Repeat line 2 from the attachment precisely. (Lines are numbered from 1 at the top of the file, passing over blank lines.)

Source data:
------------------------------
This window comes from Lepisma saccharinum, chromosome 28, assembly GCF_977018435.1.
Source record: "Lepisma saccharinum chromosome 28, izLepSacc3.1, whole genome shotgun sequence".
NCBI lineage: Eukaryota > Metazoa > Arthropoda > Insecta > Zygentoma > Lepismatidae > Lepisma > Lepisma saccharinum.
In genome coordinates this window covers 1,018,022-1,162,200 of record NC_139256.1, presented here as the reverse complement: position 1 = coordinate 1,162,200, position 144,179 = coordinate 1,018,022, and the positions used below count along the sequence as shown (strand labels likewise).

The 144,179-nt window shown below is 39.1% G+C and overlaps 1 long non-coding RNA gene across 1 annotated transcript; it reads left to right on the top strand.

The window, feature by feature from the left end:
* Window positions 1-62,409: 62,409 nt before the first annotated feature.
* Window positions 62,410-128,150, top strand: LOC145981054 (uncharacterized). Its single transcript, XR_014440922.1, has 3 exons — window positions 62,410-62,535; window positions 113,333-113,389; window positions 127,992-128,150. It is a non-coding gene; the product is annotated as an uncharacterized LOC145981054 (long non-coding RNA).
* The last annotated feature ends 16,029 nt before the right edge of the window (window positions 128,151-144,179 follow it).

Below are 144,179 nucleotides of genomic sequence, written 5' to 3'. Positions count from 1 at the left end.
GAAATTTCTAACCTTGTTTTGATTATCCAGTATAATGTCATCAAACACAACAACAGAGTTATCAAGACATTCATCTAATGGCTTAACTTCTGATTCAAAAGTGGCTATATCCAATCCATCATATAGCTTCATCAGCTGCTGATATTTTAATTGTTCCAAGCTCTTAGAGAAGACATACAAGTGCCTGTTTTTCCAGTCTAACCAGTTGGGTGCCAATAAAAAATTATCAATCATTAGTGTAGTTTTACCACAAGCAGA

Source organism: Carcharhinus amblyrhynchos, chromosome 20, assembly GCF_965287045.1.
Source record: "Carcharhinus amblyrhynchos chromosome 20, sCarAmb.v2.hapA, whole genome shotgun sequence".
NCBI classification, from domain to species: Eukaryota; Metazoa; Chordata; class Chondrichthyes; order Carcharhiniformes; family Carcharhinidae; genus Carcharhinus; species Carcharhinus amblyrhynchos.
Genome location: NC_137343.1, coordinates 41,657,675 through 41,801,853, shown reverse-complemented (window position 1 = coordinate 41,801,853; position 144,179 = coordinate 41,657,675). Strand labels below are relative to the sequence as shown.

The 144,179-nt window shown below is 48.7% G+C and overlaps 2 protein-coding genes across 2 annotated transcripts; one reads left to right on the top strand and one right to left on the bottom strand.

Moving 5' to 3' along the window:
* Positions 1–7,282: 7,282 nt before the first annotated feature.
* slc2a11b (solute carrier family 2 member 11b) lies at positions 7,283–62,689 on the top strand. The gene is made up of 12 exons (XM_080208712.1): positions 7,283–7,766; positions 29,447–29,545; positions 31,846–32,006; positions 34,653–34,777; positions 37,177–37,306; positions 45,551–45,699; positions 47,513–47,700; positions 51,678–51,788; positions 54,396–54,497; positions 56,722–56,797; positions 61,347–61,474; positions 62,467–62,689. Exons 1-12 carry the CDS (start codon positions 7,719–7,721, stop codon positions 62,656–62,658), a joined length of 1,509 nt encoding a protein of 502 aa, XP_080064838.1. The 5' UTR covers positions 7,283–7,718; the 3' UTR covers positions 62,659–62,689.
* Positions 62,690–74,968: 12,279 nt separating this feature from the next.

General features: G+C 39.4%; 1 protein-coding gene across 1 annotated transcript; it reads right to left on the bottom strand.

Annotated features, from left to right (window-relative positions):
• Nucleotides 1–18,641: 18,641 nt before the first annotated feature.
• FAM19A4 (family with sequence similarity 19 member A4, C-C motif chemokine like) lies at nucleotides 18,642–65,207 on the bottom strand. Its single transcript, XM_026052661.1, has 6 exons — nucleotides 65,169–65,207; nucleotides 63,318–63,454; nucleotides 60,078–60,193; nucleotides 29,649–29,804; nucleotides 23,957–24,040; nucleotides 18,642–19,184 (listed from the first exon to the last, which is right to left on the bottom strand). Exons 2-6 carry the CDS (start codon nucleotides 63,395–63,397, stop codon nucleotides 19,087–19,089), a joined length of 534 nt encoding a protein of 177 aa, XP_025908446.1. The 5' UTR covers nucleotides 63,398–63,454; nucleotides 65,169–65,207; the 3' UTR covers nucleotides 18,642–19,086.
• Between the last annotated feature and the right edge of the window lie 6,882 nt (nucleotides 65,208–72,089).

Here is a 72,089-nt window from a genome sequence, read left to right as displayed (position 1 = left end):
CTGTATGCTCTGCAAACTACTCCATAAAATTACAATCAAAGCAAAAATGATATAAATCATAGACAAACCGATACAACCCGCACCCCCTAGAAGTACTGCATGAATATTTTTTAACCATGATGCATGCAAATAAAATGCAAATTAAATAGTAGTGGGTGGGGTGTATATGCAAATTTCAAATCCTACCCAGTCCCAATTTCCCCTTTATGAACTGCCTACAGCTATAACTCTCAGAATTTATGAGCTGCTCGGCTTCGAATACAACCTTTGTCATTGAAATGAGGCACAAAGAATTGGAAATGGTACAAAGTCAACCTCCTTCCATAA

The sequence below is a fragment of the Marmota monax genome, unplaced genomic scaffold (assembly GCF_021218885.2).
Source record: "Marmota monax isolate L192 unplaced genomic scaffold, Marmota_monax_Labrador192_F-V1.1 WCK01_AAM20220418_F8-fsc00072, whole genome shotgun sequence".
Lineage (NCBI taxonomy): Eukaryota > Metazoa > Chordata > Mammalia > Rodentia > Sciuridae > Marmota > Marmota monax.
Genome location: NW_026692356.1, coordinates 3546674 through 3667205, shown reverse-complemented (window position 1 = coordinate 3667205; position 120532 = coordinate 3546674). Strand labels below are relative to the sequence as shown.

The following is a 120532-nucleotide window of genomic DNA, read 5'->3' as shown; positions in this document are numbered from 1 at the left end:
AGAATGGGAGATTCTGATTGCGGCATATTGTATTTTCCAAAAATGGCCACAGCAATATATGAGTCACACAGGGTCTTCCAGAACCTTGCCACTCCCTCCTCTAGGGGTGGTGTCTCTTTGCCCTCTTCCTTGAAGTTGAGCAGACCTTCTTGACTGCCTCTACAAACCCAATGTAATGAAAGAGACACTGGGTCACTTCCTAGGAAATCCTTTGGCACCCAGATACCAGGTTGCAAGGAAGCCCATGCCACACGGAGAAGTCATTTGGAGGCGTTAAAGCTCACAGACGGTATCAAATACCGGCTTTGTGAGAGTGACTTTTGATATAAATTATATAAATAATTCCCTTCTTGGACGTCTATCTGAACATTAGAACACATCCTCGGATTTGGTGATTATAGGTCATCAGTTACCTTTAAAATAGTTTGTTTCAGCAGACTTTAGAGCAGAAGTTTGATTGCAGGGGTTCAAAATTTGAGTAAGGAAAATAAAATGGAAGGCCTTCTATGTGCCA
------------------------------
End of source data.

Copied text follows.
Source record: "Lepisma saccharinum chromosome 28, izLepSacc3.1, whole genome shotgun sequence".